Venice of America
Excerpt From City Of Bones (Photo by Wendy Werris)
Not all of the dreamers drawn to Los Angeles came to make movies. Venice was the century-old dream of a man named Abbot Kinney. Before Hollywood and the film industry barely had a pulse, Kinney came to the marshlands along the Pacific. He envisioned a place built on a network of canals with arched bridges and a town center of Italian architecture. It would be a place emphasizing cultural and artistic learning. And he would call it Venice of America.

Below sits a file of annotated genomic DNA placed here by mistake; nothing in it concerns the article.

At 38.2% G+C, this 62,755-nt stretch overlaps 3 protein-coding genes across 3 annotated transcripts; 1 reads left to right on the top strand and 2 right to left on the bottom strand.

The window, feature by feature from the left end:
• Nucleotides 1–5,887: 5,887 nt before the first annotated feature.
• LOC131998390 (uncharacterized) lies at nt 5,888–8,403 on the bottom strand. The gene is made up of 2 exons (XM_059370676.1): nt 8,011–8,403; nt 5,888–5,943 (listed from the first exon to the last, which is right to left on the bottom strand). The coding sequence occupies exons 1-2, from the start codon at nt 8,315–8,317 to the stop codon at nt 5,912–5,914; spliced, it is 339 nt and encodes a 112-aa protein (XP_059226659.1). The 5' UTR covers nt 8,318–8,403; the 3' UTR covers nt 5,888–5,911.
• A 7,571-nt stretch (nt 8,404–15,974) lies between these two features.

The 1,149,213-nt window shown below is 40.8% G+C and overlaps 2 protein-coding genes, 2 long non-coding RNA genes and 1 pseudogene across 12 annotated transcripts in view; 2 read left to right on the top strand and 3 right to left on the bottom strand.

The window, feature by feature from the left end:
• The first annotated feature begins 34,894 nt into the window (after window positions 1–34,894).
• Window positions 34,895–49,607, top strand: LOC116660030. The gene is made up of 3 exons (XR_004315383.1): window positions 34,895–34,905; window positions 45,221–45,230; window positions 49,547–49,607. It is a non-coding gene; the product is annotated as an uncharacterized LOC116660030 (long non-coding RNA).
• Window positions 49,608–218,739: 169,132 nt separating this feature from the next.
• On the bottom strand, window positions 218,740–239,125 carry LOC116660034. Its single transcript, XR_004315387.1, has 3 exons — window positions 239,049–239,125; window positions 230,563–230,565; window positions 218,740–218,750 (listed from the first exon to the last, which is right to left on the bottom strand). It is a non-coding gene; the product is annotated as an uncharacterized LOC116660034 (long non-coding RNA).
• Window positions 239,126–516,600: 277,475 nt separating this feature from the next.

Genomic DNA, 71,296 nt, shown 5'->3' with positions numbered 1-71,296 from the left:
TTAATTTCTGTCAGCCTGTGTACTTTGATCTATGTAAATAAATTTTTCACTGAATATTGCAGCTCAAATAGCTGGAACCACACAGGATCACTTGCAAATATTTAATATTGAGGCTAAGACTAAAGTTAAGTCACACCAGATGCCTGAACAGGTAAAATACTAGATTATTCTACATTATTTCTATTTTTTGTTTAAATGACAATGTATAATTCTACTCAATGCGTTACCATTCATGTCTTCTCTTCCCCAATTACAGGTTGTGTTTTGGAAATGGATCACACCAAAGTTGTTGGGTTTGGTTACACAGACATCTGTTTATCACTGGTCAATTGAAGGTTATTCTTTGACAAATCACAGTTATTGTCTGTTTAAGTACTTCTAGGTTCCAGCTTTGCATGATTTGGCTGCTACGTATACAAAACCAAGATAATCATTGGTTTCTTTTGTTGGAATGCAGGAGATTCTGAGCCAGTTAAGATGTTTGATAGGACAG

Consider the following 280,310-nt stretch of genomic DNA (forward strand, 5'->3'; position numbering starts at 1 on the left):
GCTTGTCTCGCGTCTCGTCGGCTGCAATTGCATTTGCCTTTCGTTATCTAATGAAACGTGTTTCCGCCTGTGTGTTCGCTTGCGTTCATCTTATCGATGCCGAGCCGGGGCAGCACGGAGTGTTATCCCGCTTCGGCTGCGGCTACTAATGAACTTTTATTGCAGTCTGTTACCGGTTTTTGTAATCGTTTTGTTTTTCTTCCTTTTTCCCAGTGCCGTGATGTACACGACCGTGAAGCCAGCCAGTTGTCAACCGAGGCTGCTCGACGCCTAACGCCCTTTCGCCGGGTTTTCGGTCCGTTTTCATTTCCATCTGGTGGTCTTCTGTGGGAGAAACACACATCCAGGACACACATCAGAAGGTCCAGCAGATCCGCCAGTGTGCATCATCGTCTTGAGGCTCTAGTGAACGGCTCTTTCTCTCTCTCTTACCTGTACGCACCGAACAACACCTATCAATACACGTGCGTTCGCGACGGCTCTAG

But like most of the dreamers who come to Los Angeles his vision was not uniformly shared or realized. Most financiers and investigators were cynical and passed on the opportunity to build Venice, putting their money into projects of less grand design. Venice of America was dubbed "Kinney's Folly."
But a century later many of the canals and the arched bridges reflected in their waters remained while the financiers and doomsayers and their projects were long swept away by time. Bosch liked the idea of Kinney's Folly outlasting them all.